A Socio-cultural Analysis of the Rage Quit

Rage Quit: To leave a game early due to the persistent and abhorrent failures experienced within it.

‘Throwing the poker chips, flipping the Monopoly board, unplugging the Nintendo, taking your ball and going home.’[1] 

William Congreve once famously said “Hell hath no fury like a woman scorned”. He was also born in the 17th century and never played on a games console; so what does he really know about hell’s fury?

Living behind the veil of popular meme culture, the Rage Quit is embodied by table flipping stick figures, psychotic dinosaurs, and self-mutilating cartoons, but behind the emphatically relatable messages that these mascots of anger spread, the rage quit is a phenomenon that has sickened the multiplayer experience like a feverish plague; leaving behind slews of broken controllers, headsets and television screens. As mentioned above, there are many other platforms in which we can be the victim of the rage quit, but thanks to the immersive experience of violent, dopamine-sodden multiplayer video games, the reaction to our failures in the more modern virtual battlegrounds are nothing short of primal.

The reality of the rage quit wasn’t truly made clear until the era of the gaming Troll emerged on YouTube. This was a time where my generation of young teens could easily waste hours listening to people rage quitting an online game after being brutally trolled throughout. These videos were an instant hit and hundreds of YouTubers suffocated the website with their own rage quit renditions. The video below has over 60,000 views and is a prime example of the ‘rage quit showcase’ sensation.

As a spectator, it’s easy to laugh at the poor fools who fell victim to these nasty plights, and even easier to think that you’d never reach the temperament they did, but you’d be surprised…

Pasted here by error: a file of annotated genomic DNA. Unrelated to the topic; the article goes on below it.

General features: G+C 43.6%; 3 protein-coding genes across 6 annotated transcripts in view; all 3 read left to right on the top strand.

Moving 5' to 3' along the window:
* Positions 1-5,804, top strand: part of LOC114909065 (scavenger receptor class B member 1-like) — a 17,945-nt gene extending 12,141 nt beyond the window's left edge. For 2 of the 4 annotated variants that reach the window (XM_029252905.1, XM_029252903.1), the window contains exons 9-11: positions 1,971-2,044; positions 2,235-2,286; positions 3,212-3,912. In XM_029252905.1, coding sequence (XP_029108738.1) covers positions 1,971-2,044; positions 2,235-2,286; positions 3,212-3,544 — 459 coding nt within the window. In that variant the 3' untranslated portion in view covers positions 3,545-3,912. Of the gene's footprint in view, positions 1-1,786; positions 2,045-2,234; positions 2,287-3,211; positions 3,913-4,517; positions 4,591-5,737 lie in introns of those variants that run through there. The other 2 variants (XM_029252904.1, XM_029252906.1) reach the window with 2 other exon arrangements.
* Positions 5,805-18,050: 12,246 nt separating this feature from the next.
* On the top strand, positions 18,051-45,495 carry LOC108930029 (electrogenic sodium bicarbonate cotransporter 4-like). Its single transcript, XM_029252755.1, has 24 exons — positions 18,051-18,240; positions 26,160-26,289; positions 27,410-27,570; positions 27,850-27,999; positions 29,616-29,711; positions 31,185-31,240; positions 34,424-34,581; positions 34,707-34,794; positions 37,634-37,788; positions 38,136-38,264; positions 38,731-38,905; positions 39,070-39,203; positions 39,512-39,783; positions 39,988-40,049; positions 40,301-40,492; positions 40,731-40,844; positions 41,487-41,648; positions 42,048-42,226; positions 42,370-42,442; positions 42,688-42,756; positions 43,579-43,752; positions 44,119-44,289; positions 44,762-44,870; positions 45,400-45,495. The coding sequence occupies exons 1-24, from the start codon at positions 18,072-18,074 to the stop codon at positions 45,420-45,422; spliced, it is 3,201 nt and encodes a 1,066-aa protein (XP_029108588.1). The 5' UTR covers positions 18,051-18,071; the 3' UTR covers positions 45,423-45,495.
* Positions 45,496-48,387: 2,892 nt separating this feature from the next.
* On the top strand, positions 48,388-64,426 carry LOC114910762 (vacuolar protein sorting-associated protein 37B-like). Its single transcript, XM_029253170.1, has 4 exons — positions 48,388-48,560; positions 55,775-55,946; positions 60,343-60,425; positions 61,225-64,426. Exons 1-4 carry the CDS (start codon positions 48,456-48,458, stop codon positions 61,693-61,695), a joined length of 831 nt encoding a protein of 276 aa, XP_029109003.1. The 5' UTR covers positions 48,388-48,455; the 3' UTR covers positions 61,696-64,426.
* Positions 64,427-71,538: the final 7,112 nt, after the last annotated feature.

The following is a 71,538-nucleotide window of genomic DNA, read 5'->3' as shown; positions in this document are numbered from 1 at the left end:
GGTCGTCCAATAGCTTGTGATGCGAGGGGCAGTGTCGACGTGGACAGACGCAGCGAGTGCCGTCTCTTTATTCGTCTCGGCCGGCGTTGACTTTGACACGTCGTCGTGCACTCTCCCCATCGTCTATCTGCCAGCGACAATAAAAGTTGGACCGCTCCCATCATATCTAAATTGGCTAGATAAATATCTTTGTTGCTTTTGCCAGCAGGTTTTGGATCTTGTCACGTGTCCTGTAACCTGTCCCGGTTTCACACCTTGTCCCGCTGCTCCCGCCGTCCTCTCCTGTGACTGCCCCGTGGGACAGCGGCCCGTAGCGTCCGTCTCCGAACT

As a completionist player, I’ve faced my fair share of obstacles in order to fully execute the mission at hand. The first that come to mind include the bridge level from Halo 2 (which was wasn’t even particularly difficult, I was just young and stupid), and defeating Shao Khan in MK9 – with that f*ckin’ Thor’s hammer thing thatshao he threw *godDAMMIT I hated that guy*. Most recently was a couple of years back when Call of Duty: Black Ops II, with its prestigious, esteemed Diamond Camo, was all the rage (pardon the pun). One of the challenges involved in unlocking it was earning a certain amount of kills without dying, and I SWEAR TO THE GODS that every player on the enemy team had a murderous grudge against me whenever I even bothered going for the challenges. The frustration that goes into completing these types of missions are physically, emotionally, mentally and spiritually draining (if you are indeed one to turn to the Lord for help in these situations) but you can only imagine the feeling you get when they’re done…though I’ll spare you the details.